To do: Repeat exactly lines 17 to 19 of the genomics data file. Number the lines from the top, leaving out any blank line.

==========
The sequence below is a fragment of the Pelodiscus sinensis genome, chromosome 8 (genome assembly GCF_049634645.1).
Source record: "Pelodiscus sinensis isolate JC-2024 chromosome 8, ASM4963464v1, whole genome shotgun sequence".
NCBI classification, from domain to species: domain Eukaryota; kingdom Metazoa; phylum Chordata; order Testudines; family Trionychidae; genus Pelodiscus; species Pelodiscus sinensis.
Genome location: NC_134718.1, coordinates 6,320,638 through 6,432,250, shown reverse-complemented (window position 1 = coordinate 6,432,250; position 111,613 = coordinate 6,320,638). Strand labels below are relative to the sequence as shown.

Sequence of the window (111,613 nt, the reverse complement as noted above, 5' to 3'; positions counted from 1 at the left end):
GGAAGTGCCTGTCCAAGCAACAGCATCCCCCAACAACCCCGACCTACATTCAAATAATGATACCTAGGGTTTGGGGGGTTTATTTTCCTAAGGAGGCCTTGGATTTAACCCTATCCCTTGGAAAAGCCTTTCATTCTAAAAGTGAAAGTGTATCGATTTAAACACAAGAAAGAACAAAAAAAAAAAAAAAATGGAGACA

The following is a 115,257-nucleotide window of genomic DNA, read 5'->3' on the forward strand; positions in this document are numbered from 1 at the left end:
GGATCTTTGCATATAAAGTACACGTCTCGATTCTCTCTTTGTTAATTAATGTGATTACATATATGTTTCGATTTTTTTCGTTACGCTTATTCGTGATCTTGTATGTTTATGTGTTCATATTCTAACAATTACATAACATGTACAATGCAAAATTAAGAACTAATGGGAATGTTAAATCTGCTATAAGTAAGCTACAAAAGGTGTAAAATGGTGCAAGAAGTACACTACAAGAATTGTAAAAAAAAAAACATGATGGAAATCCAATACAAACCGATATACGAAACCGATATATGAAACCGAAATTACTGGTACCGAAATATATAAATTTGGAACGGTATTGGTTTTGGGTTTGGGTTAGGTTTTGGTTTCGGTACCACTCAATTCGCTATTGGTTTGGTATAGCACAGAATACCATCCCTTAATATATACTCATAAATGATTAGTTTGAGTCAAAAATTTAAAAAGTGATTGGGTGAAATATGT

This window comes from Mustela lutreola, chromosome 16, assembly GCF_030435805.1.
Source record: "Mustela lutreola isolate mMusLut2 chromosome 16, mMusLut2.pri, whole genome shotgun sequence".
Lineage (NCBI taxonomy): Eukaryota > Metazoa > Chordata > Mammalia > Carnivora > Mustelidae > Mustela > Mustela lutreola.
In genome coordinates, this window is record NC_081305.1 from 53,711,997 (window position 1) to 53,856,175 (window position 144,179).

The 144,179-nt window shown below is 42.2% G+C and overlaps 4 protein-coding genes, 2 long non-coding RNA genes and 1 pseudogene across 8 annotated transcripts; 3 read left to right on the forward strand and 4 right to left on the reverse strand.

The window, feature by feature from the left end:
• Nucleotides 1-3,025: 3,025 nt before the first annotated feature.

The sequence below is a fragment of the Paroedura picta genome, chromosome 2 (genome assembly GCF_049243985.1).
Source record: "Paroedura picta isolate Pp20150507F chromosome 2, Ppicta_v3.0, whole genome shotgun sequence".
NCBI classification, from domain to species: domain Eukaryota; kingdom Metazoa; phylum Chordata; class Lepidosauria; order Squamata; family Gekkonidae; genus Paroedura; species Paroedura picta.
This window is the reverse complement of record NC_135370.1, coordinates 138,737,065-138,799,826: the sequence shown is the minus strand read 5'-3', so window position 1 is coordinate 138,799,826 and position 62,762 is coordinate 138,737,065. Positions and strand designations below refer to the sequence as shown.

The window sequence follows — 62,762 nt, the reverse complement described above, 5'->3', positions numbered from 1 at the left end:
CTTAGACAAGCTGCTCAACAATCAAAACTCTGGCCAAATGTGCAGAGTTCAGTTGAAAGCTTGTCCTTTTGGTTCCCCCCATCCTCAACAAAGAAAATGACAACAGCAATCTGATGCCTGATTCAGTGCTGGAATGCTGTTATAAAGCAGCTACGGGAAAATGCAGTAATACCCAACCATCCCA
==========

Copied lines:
Source record: "Paroedura picta isolate Pp20150507F chromosome 2, Ppicta_v3.0, whole genome shotgun sequence".
NCBI classification, from domain to species: domain Eukaryota; kingdom Metazoa; phylum Chordata; class Lepidosauria; order Squamata; family Gekkonidae; genus Paroedura; species Paroedura picta.
This window is the reverse complement of record NC_135370.1, coordinates 138,737,065-138,799,826: the sequence shown is the minus strand read 5'-3', so window position 1 is coordinate 138,799,826 and position 62,762 is coordinate 138,737,065. Positions and strand designations below refer to the sequence as shown.